We are learning that ever since self-defense fighters turned the crash site over to the international investigators days ago, the site has more or less sat abandoned. Large numbers of investigators are residing in hotels in Donetsk city (some 40 km away). It’s not at clear why their work until today has been stalled

As of today, we learn that the Kyiv government has decided to prioritize its war offensive over a crash investigation. As a result of its military operations against the city of Donetsk and neighbouring towns and villages, it is not safe for investigators to do their work. Mind you, yesterday, an Australian couple arrived on the site to lay a wreath to their 25-year old daughter who died in the crash.

A further complication is that foreign governments, with Australia and Holland in the lead, want to land armed police if not soldiers on the site. The Ukraine constitution prohibits foreign police or military on its soil. A special vote of the Rada (Parliament) could bypass that provision, but the country’s government coalition collapsed two days ago and the prime minister resigned. Parliament is conflicted over how to proceed with the war and with the austerity economic program that the government has embraced in partnership with the European Union. The extreme right in the Parliament is pushing for a quick election. [2]

Speaking of the economy, there are divisions in the Parliament over whether to privatize the country’s publicly-owned energy distribution company. This as Ukraine accumulates a horrific bill for natural gas purchases from Russia (it now stands at $6 billion) and the country’s economy and state budget is near collapse. [3]

The hunt for “separatists” and other scoundrels

Anyway, back to Igor Strelkov. The IBT article adds that Strelkov “has been described” as a covert agent of Russia’s GRU military intelligence. Described by whom? We don’t know.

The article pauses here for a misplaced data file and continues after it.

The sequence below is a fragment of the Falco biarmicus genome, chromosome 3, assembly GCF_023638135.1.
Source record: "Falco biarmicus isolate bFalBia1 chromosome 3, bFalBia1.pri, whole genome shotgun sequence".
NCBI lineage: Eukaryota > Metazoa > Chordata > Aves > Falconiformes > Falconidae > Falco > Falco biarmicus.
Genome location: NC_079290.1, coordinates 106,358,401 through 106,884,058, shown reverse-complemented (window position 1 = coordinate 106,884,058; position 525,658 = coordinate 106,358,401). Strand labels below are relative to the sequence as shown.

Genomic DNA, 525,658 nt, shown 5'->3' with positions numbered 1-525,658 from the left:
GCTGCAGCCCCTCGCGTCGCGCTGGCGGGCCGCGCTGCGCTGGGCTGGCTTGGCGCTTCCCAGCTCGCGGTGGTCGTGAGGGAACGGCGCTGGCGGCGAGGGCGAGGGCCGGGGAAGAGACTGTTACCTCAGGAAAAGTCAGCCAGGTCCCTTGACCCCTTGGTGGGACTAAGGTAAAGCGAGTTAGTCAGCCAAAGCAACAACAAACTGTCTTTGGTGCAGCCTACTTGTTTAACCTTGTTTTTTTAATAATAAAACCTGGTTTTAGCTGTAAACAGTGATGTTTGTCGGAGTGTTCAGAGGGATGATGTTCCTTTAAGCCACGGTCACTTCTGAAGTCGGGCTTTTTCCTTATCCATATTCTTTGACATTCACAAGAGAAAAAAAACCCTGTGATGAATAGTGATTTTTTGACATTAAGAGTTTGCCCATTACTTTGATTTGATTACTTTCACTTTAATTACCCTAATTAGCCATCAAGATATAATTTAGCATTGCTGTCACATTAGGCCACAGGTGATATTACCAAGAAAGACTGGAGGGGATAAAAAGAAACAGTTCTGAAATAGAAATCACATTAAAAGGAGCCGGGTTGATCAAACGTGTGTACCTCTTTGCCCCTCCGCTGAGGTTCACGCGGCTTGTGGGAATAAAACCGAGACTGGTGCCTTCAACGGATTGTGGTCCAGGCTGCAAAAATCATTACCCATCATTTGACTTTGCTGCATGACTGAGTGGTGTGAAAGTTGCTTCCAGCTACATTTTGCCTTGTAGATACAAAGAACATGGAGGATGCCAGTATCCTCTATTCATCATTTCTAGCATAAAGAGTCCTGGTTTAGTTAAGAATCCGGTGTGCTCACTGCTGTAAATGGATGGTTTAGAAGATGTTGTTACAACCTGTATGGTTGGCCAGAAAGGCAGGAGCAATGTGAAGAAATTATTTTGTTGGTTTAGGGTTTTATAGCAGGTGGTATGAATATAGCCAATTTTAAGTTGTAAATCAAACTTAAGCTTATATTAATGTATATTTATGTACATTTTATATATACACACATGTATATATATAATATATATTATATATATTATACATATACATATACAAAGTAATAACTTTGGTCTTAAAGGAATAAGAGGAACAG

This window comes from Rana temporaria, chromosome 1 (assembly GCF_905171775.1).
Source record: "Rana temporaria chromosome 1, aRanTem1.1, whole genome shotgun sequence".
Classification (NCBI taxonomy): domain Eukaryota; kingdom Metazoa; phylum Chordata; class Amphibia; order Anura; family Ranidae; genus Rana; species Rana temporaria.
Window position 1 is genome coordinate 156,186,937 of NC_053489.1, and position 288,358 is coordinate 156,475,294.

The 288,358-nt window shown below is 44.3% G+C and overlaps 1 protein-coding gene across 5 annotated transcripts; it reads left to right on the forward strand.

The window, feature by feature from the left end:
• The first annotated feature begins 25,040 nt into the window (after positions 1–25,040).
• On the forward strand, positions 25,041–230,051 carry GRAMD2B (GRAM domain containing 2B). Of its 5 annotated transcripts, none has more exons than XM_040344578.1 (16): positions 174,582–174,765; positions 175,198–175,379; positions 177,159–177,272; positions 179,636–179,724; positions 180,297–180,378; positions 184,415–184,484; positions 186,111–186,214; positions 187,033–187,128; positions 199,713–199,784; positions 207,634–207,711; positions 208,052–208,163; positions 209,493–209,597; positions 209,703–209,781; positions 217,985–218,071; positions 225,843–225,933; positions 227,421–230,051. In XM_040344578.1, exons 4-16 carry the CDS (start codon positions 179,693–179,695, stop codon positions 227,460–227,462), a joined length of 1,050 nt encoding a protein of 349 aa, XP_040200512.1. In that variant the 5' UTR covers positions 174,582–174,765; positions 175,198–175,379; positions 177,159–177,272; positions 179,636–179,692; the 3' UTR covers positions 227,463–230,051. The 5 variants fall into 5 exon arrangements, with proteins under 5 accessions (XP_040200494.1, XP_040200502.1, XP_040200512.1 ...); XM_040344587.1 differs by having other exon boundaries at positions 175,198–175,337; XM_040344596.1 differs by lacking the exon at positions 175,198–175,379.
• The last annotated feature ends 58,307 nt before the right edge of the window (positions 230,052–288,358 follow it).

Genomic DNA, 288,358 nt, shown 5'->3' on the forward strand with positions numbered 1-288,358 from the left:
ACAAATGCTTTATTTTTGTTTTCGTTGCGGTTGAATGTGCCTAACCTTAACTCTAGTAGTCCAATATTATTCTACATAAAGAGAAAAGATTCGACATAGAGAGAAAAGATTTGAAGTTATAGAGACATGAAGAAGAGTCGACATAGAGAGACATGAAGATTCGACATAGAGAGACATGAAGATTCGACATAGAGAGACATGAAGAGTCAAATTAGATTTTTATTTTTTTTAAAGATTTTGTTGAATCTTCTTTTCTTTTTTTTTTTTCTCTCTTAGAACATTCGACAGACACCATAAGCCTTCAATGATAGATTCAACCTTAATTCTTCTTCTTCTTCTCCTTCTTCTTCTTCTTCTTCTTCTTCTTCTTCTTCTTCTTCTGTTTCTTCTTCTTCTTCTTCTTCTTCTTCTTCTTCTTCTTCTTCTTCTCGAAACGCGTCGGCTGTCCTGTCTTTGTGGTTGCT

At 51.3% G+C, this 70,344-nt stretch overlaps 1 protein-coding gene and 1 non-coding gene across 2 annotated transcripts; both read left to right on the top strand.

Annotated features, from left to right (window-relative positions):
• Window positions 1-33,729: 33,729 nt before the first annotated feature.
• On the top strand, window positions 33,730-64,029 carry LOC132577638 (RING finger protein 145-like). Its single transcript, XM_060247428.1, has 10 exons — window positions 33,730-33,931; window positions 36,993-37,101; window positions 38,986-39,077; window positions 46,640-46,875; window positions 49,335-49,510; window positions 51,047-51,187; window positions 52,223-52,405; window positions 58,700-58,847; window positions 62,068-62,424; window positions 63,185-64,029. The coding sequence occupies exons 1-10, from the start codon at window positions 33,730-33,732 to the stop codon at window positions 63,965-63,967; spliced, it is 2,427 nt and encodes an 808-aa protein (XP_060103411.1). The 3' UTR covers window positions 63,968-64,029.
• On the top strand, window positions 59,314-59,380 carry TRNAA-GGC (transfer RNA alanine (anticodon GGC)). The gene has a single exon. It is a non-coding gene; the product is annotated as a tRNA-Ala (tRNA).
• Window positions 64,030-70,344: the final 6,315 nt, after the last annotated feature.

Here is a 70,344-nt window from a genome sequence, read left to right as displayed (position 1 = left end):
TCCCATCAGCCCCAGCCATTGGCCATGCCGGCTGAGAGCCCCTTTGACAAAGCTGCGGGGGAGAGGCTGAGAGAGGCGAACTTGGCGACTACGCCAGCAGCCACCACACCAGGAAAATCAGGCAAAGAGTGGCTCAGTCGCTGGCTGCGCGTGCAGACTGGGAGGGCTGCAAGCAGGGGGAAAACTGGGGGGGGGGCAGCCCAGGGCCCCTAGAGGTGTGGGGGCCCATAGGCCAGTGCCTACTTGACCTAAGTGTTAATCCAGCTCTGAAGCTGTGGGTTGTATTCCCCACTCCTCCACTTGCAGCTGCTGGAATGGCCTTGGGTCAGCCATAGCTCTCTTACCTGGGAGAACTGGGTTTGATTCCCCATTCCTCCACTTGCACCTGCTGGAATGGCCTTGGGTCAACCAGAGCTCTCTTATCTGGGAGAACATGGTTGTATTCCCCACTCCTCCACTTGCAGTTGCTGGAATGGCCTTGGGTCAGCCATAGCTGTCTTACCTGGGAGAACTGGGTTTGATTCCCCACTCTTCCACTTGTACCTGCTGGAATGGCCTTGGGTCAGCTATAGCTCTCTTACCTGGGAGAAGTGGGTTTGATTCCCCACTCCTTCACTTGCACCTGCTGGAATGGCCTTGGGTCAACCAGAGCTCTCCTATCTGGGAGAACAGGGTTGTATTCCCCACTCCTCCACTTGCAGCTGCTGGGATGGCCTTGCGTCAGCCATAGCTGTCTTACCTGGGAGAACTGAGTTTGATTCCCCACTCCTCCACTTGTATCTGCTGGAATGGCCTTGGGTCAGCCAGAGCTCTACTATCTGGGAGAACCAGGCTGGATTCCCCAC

Igor StrelkovThe writer repeats the Internet hoax by which Strelkov is alleged to have admitted on Facebook (!) that his forces brought down MH17. Serious news outlets backed away from this and other hoaxes and false claims in the days following the disaster, though not U.S. Ambassador to the United Nations Samantha Power. She told the UN Security Council on July 18:

Separatists initially claimed responsibility for shooting down a military transport plane and posted videos that are now being connected to the Malaysian airlines crash. Separatist leaders also boasted on social media about shooting down a plane, but later deleted these messages.

The Facebook account in question had nothing to do with Strelkov. Meanwhile, comments that have been made by outlets close to him consist of reports of downed aircraft of the Ukraine air force. It’s a well-known fact that Ukraine’s air force has lost many helicopters and fighter aircraft to low-altitude missile strikes by self-defense forces.

Further reported in the IBT story is a 20-plus year old report that Strelkov is said to have served as a volunteer Russian fighter in the war in Yugoslavia. That report consists of an alleged photo of Strelkov along with a claim by a Bosnian army officer that Strelkov took part in “Serbian aggression” in Bosnia.

The claim regarding the photo may be false. An article in a Russian website publication says the person depicted as Strelkov in the photo is instead a former Russian combatant named Alexander Mukharev.

Then we read ominously in the IBT story that Strelkov was “present” in Crimea earlier this year when the population there voted to secede from Ukraine. Russia facilitated that vote and welcomed its result.

As to who is the “real” Igor Strelkov, here is what a colleague in Russia has told me:

I really love these “was allegedly involved” types of arguments.

Strelkov was in the Balkans together with a few thousand Russian volunteers (not mercenaries). So far, not a single person among them is convicted of war crimes or even figured in any serious reports about that. Naturally, Serb militias’ behavior in Bosnia was terrible, but for some strange reason, the Western press reported only the war crimes committed by Serbs while similar crimes of Muslims and Croats rarely attracted attention.